A similar response applies to appellant's third argument, that the juvenile court's redetermination was barred by the doctrine of collateral estoppel.   This doctrine bars a party from relitigating in a second proceeding matters litigated and determined in a prior proceeding.  (People v. Sims (1982) 32 Cal.3d 468, 477, 186 Cal.Rptr. 77, 651 P.2d 321;  Betyar v. Pierce (1988) 205 Cal.App.3d 1250, 1254, 252 Cal.Rptr. 907.)   Collateral estoppel bars relitigation of an issue decided at a previous hearing “if (1) the issue necessarily decided at the previous [proceeding] is identical to the one which is sought to be relitigated;  if (2) the previous [proceeding] resulted in a final judgment on the merits;  and if (3) the party against whom collateral estoppel is asserted was a party or in privity with a party at the prior [proceeding].  [Citations omitted.]”  (People v. Taylor (1974) 12 Cal.3d 686, 691, 117 Cal.Rptr. 70, 527 P.2d 622.)   An issue is “actually litigated,” however, only when it is “raised by the pleadings and factually resolved either by proof or failure of proof.”  (Betyar v. Pierce, supra, 205 Cal.App.3d at p. 1254, 252 Cal.Rptr. 907.)

No factual issue existed in this case as to whether appellant's offense fell within section 707(b);  the question was one of law.   Since no proof or failure of proof was involved in the referee's original determination, we conclude the juvenile court judge's redetermination was not barred by collateral estoppel.


 Appellant does not ask us to resolve the underlying issue;  he asks us to reverse the judgment on the three grounds discussed above.   If the  juvenile court's redetermination of the section 707, subdivision (b) issue was incorrect, however, it would mandate a reversal of the order appealed from.   A resolution of this issue is therefore necessary.

Appellant admitted a Penal Code section 245, subdivision (b) violation.   This section reads “Every person who commits an assault with a deadly weapon or instrument, other than a firearm, or by any means likely to produce great bodily injury upon the person of a peace officer or fireman engaged in the performance of his or her duties․”  Appellant was charged in Santa Clara County with “an assault with a deadly weapon or instrument, to wit:  motor vehicle upon ․ a peace officer․”

The referee concluded that because appellant's section 602 petition did not charge him with “Assault by any means of force likely to produce great bodily injury,” (section 707(b)(14)), appellant's offense did not fall within section 707(b).   The precise issue before us is thus whether section 707(b)(14) embraces violations of Penal Code section 245, subdivision (b) which are charged as assaults with deadly weapons or instruments, rather than as assaults by means likely to produce great bodily injury.   We conclude it does.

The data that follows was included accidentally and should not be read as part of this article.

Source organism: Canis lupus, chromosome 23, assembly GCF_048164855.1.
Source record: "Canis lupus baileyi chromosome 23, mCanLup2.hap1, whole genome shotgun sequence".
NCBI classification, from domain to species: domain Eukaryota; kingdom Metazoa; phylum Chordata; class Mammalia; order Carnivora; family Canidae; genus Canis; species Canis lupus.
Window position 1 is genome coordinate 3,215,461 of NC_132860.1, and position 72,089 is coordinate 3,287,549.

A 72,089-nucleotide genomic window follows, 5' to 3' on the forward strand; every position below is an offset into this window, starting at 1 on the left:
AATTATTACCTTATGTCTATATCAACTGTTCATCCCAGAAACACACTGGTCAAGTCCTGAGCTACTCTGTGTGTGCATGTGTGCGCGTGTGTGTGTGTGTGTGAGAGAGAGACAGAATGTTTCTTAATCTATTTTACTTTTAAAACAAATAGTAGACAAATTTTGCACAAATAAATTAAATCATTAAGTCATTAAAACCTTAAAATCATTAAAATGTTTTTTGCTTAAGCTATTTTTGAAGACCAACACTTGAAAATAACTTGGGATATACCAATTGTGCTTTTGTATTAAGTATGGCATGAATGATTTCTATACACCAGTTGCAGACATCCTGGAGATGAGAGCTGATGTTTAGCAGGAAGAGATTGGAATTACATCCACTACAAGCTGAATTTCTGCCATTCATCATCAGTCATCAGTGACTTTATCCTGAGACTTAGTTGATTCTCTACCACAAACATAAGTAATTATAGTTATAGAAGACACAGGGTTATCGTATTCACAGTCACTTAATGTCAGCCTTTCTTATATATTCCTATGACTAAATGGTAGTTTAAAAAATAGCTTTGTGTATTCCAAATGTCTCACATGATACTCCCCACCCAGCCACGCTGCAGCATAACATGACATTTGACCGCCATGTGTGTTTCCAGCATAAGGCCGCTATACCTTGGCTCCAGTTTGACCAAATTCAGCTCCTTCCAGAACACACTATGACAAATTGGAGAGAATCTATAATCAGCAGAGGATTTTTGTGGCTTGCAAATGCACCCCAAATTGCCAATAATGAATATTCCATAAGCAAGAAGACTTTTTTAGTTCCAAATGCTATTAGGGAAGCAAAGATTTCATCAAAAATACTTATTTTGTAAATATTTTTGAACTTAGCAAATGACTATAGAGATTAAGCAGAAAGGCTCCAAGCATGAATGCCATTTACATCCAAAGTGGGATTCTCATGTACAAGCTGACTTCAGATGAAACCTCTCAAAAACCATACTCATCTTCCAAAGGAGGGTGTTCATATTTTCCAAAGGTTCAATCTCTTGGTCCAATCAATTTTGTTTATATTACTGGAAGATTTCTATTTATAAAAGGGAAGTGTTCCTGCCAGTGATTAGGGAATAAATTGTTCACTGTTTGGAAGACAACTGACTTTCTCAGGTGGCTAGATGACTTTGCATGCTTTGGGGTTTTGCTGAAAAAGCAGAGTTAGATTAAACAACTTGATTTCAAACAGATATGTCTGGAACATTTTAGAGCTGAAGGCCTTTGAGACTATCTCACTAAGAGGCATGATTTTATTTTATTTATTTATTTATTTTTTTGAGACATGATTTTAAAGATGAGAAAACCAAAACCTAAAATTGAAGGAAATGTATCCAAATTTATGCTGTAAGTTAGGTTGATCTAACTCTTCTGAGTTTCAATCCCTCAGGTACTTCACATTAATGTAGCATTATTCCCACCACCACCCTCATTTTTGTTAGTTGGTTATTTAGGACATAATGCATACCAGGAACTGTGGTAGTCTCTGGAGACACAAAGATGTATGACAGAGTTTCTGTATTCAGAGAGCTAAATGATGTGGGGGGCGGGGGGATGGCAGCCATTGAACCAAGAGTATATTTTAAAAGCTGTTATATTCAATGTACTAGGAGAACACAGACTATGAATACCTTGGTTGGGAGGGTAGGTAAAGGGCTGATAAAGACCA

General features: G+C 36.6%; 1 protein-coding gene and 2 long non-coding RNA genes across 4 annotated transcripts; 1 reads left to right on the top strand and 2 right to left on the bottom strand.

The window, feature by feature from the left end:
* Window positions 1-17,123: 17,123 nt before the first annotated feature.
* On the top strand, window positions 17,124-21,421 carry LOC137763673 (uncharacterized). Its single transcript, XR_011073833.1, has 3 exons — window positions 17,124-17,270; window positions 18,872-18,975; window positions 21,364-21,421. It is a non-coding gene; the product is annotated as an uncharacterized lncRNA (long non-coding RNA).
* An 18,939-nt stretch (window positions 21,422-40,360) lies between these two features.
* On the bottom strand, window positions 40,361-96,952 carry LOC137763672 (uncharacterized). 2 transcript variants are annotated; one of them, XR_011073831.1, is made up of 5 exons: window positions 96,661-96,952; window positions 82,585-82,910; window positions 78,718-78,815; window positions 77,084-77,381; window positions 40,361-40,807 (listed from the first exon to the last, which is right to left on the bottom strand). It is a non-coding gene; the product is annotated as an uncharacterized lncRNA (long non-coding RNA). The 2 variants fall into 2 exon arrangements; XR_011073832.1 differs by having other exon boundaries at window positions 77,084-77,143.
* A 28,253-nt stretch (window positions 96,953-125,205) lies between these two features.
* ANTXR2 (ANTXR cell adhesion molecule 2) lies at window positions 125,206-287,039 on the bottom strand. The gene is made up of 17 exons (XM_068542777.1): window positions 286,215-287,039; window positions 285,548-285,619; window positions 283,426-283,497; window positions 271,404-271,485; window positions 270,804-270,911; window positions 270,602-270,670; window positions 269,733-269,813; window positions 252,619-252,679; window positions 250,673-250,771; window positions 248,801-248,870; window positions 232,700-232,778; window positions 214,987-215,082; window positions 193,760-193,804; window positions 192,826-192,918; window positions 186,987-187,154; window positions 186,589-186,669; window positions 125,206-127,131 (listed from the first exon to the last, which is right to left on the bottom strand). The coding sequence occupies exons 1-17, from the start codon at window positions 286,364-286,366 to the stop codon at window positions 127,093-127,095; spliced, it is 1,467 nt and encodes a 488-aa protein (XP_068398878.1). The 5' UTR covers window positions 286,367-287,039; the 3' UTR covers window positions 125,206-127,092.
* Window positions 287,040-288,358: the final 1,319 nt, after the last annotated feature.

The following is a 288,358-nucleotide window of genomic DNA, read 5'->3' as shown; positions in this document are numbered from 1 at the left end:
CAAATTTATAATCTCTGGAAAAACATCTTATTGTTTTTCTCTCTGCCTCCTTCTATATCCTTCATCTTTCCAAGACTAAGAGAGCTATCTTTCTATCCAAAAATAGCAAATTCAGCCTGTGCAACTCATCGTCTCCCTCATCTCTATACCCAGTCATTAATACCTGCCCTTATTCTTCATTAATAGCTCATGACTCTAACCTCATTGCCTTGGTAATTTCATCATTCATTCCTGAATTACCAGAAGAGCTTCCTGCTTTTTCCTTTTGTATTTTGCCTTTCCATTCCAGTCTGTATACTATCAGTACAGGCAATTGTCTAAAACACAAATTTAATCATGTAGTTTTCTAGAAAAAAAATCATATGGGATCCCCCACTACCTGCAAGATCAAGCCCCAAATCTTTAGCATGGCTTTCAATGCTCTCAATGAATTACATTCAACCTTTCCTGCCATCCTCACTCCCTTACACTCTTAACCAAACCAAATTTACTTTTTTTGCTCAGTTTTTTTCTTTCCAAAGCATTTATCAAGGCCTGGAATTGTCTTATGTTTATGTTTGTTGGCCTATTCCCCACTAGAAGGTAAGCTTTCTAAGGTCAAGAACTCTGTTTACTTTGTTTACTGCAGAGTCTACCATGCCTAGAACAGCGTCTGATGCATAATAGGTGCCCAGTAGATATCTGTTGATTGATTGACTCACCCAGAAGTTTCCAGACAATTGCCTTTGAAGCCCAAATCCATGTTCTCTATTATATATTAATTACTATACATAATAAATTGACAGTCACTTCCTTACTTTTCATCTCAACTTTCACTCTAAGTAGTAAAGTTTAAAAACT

In determining whether subdivision (b)(14) includes assault with a deadly weapon, our primary goal is to ascertain the intent of the legislature.  (In re Michael G. (1988) 44 Cal.3d 283, 289, 243 Cal.Rptr. 224, 747 P.2d 1152.)   Section 707, subdivision (b) was enacted in substantially its present form by Stats.1976, c. 1071.   This subdivision contains descriptions of serious felonies, including murder (subd. (b)(1)), assault with intent to murder (subd. (b)(12)), and assault with a firearm or destructive device (subd. (b)(13)).   Minors who have committed these offenses must be evaluated to determine if they are fit subjects to be dealt with under the juvenile court law (section 707, subd. (c)).  If they are, and are subsequently committed to CYA, its jurisdiction over them extends, pursuant to section 1769, subdivision (b), until their 25th birthday.

Given this statutory scheme, for this court to determine that assault with a deadly weapon is not a section 707, subdivision (b) offense would be to elevate form over substance.  (See In re Anthony B., supra, 213 Cal.App.3d at p. 677, 261 Cal.Rptr. 799.)  “ ‘A deadly weapon is one likely to produce death or great bodily injury.’ ”  (People v. Helms (1966) 242 Cal.App.2d 476, 486, 51 Cal.Rptr. 484, quoting People v. Fugua (1881) 58 Cal. 245, 257;  People v. Cabral (1975) 51 Cal.App.3d 707, 713, 124 Cal.Rptr. 418;  People v. Morlock (1956) 46 Cal.2d 141, 145, 292 P.2d 897.)   Necessarily, then, assault with a deadly weapon includes assault by means likely to produce great bodily injury.

 We therefore concur with the Attorney General's conclusion (65 Ops.Cal.Atty.Gen. 359 (1982)) that appellant's Penal Code section 245, subdivision (b) offense falls within the purview of section 707, subdivision (b), and that the juvenile court judge's redetermination was correct.

The order is affirmed.


1.   All further references are to the Welfare and Institutions Code unless otherwise noted.

2.   A recitation of the facts underlying these allegations is unnecessary to a resolution of the issues in this appeal.

3.   Neither this nor the subsequent letter from CYA were made part of the appellate record.   These details are gleaned from appellant's “Motion to Preclude Juvenile Court Jurisdiction and Supporting Points and Authorities,” filed on August 31, 1988, and the reporter's transcript of the September 8, 1988 hearing before Judge Black.

ELIA, Associate Justice.

CAPACCIOLI, Acting P.J., and PREMO, J., concur.